Why do some fonts make the I,l,1 characters look identical?
There are fonts where they don't just look similar - they are the same exact pixel locations. Why were they ever created?

I'm guessing this goes back to something historically, for example printing presses where you had to manually possition all the lead blocks for each page.

So if you had many characters that could all use the same block then it was a saving instead of needing 3 sets of blocks for 3 characters, maybe you could get away with 2.
Does anyone know for sure?

  • 9
    Arial, one of the most common current culprits, was designed for a computer, so it can't be explained with printing-press explanations. It's incredibly frustrating to deal with logins that contain ambiguous characters. I'm just glad when I have control of the font used to display vital information.
    – Myrddin Emrys
    Apr 27, 2012 at 16:16
  • 4
    I always thought they just hated the abbreviation for Illinois (Ill). Apr 27, 2012 at 20:14
  • 1
    Some of the worst offenders historically were the Monaco bitmap fonts which shipped with the Macintosh. Curiously, the fonts were included in the System file, but the Macintosh would use fonts stored in ROM instead of those in System unless the file also contained a rOvr resource. Monaco was on many machines the only monospaced font, and it used identical glyphs for I and l, as well as for O and 0.
    – supercat
    Aug 17, 2014 at 17:38
  • The real question would be, why is it legal to use homoglyphs on the numbers of important printed documents (such as ID) - which invariably make people input the wrong codes? A good rule would be to generate codes that rule out 1, I and l and 0/O... Dec 3, 2019 at 4:04
  • @MicroMachine: Don't license plates (for instance) only allow 1 xor I and 0 xor O, not both members of either pair?
    – Vikki
    Feb 9, 2022 at 0:56

1 Answer 1


Characters that could be interchanged, indeed, would save money in the days of moveable type.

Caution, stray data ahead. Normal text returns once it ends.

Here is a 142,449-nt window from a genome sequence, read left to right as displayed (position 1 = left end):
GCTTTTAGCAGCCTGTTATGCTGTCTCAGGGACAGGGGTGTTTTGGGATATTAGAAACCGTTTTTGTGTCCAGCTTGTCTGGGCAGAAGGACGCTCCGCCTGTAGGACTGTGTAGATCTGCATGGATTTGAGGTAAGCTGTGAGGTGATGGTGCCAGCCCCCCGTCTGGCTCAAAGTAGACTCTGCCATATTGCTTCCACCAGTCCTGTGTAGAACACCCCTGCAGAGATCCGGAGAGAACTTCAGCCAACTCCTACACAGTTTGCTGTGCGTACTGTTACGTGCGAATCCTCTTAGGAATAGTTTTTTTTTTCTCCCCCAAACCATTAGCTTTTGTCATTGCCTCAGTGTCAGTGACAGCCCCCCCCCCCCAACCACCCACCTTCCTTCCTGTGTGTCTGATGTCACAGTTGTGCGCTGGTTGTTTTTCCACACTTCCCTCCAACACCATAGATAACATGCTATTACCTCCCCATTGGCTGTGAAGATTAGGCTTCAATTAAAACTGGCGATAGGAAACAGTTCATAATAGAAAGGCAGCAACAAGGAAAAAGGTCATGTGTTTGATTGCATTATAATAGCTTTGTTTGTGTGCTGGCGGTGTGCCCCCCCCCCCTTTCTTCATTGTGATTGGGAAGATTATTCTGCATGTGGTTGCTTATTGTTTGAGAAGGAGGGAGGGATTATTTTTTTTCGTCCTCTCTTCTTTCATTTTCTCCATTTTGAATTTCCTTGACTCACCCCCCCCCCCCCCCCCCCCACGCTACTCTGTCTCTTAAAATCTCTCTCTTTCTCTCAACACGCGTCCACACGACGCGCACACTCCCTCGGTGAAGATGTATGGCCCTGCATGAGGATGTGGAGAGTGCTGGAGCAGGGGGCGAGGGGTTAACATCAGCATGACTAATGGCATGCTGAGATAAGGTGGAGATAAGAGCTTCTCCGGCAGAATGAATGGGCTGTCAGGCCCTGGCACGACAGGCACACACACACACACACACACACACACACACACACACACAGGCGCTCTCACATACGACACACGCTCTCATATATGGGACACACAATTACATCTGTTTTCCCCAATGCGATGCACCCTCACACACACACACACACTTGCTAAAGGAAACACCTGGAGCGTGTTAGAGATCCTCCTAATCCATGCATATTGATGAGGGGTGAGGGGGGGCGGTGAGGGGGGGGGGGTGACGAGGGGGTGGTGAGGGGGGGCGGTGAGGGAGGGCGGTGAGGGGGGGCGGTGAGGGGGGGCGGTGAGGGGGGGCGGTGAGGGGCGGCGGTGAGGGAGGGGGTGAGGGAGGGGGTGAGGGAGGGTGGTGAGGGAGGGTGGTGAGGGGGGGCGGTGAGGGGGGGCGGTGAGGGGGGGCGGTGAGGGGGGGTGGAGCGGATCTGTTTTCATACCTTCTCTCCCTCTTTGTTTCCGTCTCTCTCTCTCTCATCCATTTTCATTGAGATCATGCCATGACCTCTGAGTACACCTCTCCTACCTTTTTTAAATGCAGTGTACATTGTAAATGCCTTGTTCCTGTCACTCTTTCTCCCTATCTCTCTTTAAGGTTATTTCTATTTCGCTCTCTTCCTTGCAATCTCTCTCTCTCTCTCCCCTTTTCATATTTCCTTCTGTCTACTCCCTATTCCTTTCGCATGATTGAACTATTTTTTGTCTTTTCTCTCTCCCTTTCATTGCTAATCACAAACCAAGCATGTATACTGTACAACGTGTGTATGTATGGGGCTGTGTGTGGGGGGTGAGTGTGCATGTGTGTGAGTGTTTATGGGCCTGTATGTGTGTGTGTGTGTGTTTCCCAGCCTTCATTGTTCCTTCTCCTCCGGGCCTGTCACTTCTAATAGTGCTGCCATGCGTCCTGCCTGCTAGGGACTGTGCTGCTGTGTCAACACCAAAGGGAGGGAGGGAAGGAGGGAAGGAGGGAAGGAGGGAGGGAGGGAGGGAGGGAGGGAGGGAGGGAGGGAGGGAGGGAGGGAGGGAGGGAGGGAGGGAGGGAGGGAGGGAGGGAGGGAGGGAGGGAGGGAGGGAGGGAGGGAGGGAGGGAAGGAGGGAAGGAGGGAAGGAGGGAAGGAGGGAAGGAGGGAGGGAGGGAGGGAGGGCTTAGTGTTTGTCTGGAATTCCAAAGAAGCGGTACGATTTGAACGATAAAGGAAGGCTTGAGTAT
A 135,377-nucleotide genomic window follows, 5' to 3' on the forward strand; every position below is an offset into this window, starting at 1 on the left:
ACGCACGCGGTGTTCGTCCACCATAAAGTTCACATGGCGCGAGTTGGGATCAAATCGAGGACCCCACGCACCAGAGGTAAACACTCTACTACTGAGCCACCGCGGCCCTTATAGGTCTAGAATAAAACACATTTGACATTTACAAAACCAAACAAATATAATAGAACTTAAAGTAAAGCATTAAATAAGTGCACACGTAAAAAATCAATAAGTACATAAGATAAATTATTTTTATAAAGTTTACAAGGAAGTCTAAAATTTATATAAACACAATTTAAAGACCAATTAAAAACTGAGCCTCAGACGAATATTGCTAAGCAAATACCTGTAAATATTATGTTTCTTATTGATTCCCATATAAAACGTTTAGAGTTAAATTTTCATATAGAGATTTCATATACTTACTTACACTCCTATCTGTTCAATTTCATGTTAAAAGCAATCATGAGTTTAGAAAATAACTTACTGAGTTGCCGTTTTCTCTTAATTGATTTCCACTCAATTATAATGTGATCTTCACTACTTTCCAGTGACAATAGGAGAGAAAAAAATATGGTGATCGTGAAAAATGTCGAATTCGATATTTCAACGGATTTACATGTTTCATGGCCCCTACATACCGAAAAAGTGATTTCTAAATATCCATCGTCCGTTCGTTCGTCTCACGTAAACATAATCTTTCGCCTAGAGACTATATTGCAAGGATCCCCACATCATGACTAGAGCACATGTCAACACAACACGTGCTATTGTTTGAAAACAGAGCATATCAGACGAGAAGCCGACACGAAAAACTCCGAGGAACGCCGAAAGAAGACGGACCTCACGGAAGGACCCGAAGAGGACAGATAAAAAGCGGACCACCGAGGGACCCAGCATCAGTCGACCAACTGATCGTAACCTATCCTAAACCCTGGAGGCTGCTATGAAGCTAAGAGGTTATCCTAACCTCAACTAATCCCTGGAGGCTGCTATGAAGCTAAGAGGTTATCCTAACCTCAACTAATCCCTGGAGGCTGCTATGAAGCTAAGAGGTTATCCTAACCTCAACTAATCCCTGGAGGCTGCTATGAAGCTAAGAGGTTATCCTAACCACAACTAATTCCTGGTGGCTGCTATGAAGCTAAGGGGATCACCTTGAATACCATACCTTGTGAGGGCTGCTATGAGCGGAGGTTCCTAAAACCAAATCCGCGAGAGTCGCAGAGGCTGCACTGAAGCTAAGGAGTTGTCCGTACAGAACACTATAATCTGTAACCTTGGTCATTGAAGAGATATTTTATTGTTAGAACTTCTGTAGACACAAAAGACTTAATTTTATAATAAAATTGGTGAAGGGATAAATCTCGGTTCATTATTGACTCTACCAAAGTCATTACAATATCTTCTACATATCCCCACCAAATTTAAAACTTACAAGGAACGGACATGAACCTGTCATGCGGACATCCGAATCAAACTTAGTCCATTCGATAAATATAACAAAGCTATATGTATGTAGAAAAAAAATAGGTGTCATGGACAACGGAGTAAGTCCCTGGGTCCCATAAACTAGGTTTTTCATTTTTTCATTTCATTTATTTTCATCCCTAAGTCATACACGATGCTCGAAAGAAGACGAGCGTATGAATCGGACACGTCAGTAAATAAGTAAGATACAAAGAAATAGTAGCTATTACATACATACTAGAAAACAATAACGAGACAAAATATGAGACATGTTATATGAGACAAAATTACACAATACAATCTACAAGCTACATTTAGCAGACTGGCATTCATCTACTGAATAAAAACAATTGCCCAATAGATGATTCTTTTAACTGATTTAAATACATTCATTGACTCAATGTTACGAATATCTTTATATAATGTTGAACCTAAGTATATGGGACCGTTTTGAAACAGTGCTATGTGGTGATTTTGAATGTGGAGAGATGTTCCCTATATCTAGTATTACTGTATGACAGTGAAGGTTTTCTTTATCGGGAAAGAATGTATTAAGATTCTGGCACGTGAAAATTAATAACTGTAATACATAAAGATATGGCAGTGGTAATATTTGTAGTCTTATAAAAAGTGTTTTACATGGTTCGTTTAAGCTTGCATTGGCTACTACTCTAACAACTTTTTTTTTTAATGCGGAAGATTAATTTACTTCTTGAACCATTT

That said, the '1' and 'l' were given spots in the typical job case:

enter image description here

When typewriters came along, the mechanics dictates that the fewer characters meant the fewer bars needed, which was a huge benefit giving the limited space. As such, early typewriters omitted a '1' key, as the 'l' would suffice.

Today, with digital type, there's no reason whatsoever for characters to look identical other than aesthetic choices or just old habits. It's obviously easier to cut-and-paste rather than design unique characters.

  • 5
    Are you implying the creators of Arial were lazy?! Absurd!
    – Ben Brocka
    Apr 27, 2012 at 21:41
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    Big +1 for the hysterical context... :) @BenBrocka: This issue is not limited to Arial. Its parent, Helvetica, has the same issue. In most true sans-serif typefaces, about the only difference between an uppercase "I" and a lowercase "l" is a slight difference in height and/or weight. It's rarely an issue with a "1". Gill Sans is one that comes to mind with perversely unadorned strokes for all three (although the uppercase "I" is chubbiest, lowercase "l" next, digit "1" skinny). But Gill was a bit of a pervert in other ways, too. Apr 27, 2012 at 22:17
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    Gill was...umm...an interesting person. That said, the lack of distinction between letters of geometric sans can be blamed on the Bauhaus, arguably one of the biggest proponents of modernism.
    – DA01
    Apr 27, 2012 at 22:19
  • 1
    So, uh...my point...there's various issues here. One is technology limitations (the typewriter). One is efficiency of design/production (cutting and pasting of digital type design). And one is simply style...modernist type families tend to be stripped of all ornamentation and distilled down to the simplest of forms.
    – DA01
    Apr 27, 2012 at 22:20
  • 1
    As a child I did use and old typewriter which my mom bought when she was young, and it indeed lacked a key for the number 1, since it saved an extra bar in the typewriter and key in the keyboard. You were expected to press the "lowercase L" key to get a number 1 (with what we now know as the "Courier" typeface). The numeric keys in this typewriter went only from 2 to 9. I think there wasn't a key for zero, either (had to use an uppercase O letter for zero).
    – OMA
    May 27, 2019 at 14:24

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